As our mutual affection increased, my companion, whom I had informed of the outlines of my past life, and who was aware of the dangers to which I was daily exposed, being filled with tender fears of losing me for ever, and prompted by sincere affection, suggested the idea of uniting ourselves indissolubly by marriage; in the hope that should I unhappily experience a reverse of fortune, and be again banished from my native country, she might obtain permission to share my misery, and contribute, by her society, to lessen my sufferings. [156] This proposal so fully convinced me of her undisguised attachment, and had so much reason on its side, that I gave into it with ardent pleasure; and the necessary preliminaries being adjusted, we were accordingly married at St. Paul's, Covent-Garden, on the 21st of July, 1808, her mother, to whom she had become reconciled, and who (judging by appearances,) had a favourable opinion of the match, assisting at the ceremony.
Soon afterwards, I communicated the event to my mother, informing her that weighty reasons had rendered it necessary to observe privacy on the occasion; and hinting to the unsuspecting old woman, that I had acquired by this marriage, a considerable pecuniary advantage. This intimation gave my mother great pleasure, and I took care by increased liberality towards her and my sisters, to confirm them in the opinion of my veracity. The behaviour of my wife became every day more exemplary; and had I been free from that remorse which must ever accompany a guilty life, and enabled to procure those necessary comforts which I knew so well how to enjoy, by upright means, I should have considered myself supremely happy.
In the beginning of the month of October, my wife, who was far advanced in her pregnancy, accompanied me one evening to Drurylane theatre; and the performance over, we were descending the stair-case from the box-lobby, when I attempted to possess myself of a gentleman's pocket-book; but by some accident he suspected my design, and publicly accused me therewith. Unfortunately several other gentlemen, who had been robbed in the course of the evening, being on the spot, and beginning to compare notes, agreed unanimously that they recollected my person as being near them about the time they were robbed, and did not scruple to insinuate that I ought to be detained and searched.
This conversation naturally attracted the attention of the company immediately round us; but while it took place, all the parties were obliged by the pressure of the throng behind to continue descending, and we in fact quitted the theatre all together. Being arrived in Little Russell-street, the gentlemen surrounded me to the number of about a score, and our altercation became loud and vehement. Fortunately for me no police-officers happened to be near the spot; for although I had nothing to fear from a search, yet the circumstance would have made me personally known to the latter, and would of course operate to my disadvantage on my future appearance at the theatre. I exerted every art of expostulation, and finally had recourse, on my part, to threats, affecting to feel highly insulted by their insolent insinuations; declared myself a gentleman of character, which I would prove to their cost; offered to give my card of address, or to retire to a coffee-house, and send for respectable persons who knew me, but all my rhetoric proved ineffectual; some were for giving me in charge to an officer; others still more violent were for having me pumped. [157]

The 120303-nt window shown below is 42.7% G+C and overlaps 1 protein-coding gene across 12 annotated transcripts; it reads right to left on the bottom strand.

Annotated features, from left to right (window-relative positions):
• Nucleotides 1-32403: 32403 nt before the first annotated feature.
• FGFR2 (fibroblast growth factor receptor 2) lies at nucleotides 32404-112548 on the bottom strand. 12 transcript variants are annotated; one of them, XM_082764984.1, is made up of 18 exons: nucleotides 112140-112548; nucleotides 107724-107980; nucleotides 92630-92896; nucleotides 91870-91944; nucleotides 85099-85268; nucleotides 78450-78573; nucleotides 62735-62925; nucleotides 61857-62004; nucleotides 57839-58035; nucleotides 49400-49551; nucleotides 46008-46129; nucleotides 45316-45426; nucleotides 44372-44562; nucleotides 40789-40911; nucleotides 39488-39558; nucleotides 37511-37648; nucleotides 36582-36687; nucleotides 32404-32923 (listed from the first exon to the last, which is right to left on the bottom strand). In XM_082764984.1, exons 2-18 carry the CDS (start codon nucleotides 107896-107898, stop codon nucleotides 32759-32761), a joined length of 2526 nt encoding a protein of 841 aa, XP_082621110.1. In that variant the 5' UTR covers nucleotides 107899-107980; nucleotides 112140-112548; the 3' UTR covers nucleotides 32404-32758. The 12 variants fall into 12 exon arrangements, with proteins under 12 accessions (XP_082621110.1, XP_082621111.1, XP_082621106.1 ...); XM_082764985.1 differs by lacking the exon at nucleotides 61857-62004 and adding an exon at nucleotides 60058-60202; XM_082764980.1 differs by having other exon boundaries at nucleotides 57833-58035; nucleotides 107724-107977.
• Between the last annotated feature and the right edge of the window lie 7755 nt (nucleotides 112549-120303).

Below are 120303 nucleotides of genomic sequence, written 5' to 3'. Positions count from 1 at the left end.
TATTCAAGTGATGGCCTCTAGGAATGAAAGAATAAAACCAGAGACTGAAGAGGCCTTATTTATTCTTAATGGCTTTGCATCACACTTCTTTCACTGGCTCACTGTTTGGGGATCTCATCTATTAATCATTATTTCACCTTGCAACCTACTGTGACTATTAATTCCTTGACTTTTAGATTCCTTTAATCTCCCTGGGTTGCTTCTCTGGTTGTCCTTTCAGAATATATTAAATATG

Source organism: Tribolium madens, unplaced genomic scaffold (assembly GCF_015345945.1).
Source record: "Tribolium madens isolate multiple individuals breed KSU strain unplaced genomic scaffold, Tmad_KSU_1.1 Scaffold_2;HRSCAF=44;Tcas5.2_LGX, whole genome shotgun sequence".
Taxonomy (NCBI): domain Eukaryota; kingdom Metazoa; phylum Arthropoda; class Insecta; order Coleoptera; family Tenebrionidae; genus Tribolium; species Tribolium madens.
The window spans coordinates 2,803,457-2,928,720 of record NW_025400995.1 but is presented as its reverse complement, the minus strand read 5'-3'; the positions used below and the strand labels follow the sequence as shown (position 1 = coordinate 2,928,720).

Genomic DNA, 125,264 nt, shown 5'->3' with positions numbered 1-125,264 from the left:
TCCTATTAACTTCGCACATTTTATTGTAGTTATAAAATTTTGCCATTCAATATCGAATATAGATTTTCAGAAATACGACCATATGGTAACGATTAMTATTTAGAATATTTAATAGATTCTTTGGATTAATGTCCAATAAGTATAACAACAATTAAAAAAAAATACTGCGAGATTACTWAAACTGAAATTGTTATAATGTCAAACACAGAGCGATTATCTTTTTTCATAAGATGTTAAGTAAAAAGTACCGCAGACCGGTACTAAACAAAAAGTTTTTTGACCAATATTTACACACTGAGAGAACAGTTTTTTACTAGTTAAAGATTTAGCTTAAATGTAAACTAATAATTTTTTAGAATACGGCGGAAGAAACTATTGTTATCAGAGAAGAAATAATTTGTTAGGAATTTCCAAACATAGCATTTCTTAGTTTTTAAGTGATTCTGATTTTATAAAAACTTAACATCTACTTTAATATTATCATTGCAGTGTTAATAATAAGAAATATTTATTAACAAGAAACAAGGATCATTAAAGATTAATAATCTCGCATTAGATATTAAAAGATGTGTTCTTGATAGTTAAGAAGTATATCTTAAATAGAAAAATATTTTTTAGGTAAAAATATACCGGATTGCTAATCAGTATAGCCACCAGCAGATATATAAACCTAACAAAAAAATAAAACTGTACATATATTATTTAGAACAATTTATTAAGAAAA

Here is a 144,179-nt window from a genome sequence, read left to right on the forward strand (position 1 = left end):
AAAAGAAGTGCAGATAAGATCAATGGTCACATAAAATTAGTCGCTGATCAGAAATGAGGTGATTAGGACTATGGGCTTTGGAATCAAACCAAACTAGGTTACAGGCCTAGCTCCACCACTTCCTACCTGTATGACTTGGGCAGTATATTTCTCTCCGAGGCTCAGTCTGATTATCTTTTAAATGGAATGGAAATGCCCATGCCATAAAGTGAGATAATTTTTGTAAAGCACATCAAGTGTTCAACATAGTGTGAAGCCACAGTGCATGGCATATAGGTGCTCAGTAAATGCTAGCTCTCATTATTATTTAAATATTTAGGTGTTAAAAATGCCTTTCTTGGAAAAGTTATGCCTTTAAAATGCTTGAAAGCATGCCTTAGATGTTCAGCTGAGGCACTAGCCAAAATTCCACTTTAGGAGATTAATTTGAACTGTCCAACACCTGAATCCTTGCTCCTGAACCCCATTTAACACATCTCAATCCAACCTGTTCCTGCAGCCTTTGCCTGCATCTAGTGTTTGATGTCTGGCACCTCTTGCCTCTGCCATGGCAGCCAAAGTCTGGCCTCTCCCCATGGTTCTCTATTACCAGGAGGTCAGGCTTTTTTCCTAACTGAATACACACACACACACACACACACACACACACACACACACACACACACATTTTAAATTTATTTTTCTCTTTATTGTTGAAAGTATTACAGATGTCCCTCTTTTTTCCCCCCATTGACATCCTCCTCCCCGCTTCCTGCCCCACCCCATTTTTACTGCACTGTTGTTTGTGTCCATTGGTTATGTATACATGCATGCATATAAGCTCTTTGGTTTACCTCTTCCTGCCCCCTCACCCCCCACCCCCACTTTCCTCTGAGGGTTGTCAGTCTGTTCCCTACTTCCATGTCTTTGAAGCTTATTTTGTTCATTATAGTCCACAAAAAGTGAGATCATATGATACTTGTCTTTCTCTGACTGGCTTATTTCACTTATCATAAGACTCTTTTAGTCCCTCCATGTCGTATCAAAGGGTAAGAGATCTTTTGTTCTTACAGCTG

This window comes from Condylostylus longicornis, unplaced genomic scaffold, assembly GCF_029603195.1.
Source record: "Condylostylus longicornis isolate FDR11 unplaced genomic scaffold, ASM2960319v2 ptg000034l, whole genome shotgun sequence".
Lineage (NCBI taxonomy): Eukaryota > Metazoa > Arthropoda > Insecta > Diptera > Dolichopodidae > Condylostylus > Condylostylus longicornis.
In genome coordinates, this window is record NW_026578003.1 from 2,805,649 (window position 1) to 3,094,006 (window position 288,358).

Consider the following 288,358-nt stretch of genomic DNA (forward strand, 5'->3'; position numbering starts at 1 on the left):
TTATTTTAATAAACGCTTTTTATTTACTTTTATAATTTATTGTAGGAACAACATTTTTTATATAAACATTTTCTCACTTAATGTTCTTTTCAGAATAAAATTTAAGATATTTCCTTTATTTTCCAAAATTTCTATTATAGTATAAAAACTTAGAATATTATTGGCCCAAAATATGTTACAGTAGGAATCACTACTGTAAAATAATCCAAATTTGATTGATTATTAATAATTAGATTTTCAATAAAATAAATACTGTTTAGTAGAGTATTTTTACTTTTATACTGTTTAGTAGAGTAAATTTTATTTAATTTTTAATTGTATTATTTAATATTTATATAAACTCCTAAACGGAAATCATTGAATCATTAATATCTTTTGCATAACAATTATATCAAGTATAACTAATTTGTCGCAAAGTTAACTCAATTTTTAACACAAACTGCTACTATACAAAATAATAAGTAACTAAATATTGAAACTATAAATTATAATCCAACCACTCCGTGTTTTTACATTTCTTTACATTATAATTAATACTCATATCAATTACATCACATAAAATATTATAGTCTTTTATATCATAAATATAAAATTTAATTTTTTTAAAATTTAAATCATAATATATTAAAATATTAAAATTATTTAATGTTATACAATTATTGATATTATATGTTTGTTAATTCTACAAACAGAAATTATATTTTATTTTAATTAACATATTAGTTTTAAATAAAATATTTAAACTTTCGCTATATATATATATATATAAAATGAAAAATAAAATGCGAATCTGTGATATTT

At this moment a person named G-ge W-k-n, now in this colony, who had been himself exercising his vocation in the pit of the theatre, happened fortunately to come up, and, seeing a crowd collected, stopped to ascertain the cause. He immediately perceived the critical situation in which I stood, and having the appearance of a man of fashion, he stepped forward, and hearing the various motions of my persecutors, strongly advised them to forbearance, and caution how they treated a gentleman, as I evidently appeared to be; urging that they must certainly be mistaken in their conjectures, that my proposal of giving my address, or a reference, ought to be sufficient, and particularly dwelt on the impropriety of taking the law into their own hands. These arguments of my friend W-k-n carried so much weight, that the gentlemen began to waver and grow less clamorous; till at length they dropped off one by one; and W-k-n, assuming a haughty tone, said, taking me by the arm, "Come, Sir, you have been sufficiently exposed, and long enough detained on a charge which I am confident there is no foundation for; allow me to conduct you from this spot; if you are going towards St. James's, I shall be glad of your company, and let me see (raising his voice and cane together,) who will dare to insult you further."